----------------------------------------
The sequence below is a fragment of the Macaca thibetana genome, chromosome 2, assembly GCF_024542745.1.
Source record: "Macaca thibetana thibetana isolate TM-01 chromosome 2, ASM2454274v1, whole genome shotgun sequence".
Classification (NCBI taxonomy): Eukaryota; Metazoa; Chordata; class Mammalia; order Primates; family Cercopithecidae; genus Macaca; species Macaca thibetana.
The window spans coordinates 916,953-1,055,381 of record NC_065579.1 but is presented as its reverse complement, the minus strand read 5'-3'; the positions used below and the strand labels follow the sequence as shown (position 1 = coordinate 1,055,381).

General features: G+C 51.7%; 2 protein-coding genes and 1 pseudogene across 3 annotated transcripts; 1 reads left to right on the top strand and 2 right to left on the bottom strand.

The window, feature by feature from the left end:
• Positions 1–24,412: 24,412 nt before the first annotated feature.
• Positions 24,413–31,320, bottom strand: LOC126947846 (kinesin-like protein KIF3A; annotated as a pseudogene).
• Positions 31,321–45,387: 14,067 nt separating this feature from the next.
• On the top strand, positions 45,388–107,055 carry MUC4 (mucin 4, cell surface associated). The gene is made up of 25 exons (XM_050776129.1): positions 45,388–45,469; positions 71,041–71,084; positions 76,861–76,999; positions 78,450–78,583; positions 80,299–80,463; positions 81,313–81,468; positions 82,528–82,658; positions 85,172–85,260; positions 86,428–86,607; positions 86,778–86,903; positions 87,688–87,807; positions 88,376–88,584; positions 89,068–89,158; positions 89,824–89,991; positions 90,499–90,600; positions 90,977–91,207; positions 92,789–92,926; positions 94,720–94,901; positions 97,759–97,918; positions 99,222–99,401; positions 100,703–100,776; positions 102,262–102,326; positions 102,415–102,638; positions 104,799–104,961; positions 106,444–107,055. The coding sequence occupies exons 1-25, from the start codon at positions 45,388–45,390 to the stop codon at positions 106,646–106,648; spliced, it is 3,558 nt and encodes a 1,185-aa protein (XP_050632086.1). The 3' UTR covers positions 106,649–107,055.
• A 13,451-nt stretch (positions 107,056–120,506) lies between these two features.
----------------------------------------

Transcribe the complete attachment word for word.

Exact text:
The sequence below is a fragment of the Macaca thibetana genome, chromosome 2, assembly GCF_024542745.1.
Source record: "Macaca thibetana thibetana isolate TM-01 chromosome 2, ASM2454274v1, whole genome shotgun sequence".
Classification (NCBI taxonomy): Eukaryota; Metazoa; Chordata; class Mammalia; order Primates; family Cercopithecidae; genus Macaca; species Macaca thibetana.
The window spans coordinates 916,953-1,055,381 of record NC_065579.1 but is presented as its reverse complement, the minus strand read 5'-3'; the positions used below and the strand labels follow the sequence as shown (position 1 = coordinate 1,055,381).

General features: G+C 51.7%; 2 protein-coding genes and 1 pseudogene across 3 annotated transcripts; 1 reads left to right on the top strand and 2 right to left on the bottom strand.

The window, feature by feature from the left end:
• Positions 1–24,412: 24,412 nt before the first annotated feature.
• Positions 24,413–31,320, bottom strand: LOC126947846 (kinesin-like protein KIF3A; annotated as a pseudogene).
• Positions 31,321–45,387: 14,067 nt separating this feature from the next.
• On the top strand, positions 45,388–107,055 carry MUC4 (mucin 4, cell surface associated). The gene is made up of 25 exons (XM_050776129.1): positions 45,388–45,469; positions 71,041–71,084; positions 76,861–76,999; positions 78,450–78,583; positions 80,299–80,463; positions 81,313–81,468; positions 82,528–82,658; positions 85,172–85,260; positions 86,428–86,607; positions 86,778–86,903; positions 87,688–87,807; positions 88,376–88,584; positions 89,068–89,158; positions 89,824–89,991; positions 90,499–90,600; positions 90,977–91,207; positions 92,789–92,926; positions 94,720–94,901; positions 97,759–97,918; positions 99,222–99,401; positions 100,703–100,776; positions 102,262–102,326; positions 102,415–102,638; positions 104,799–104,961; positions 106,444–107,055. The coding sequence occupies exons 1-25, from the start codon at positions 45,388–45,390 to the stop codon at positions 106,646–106,648; spliced, it is 3,558 nt and encodes a 1,185-aa protein (XP_050632086.1). The 3' UTR covers positions 106,649–107,055.
• A 13,451-nt stretch (positions 107,056–120,506) lies between these two features.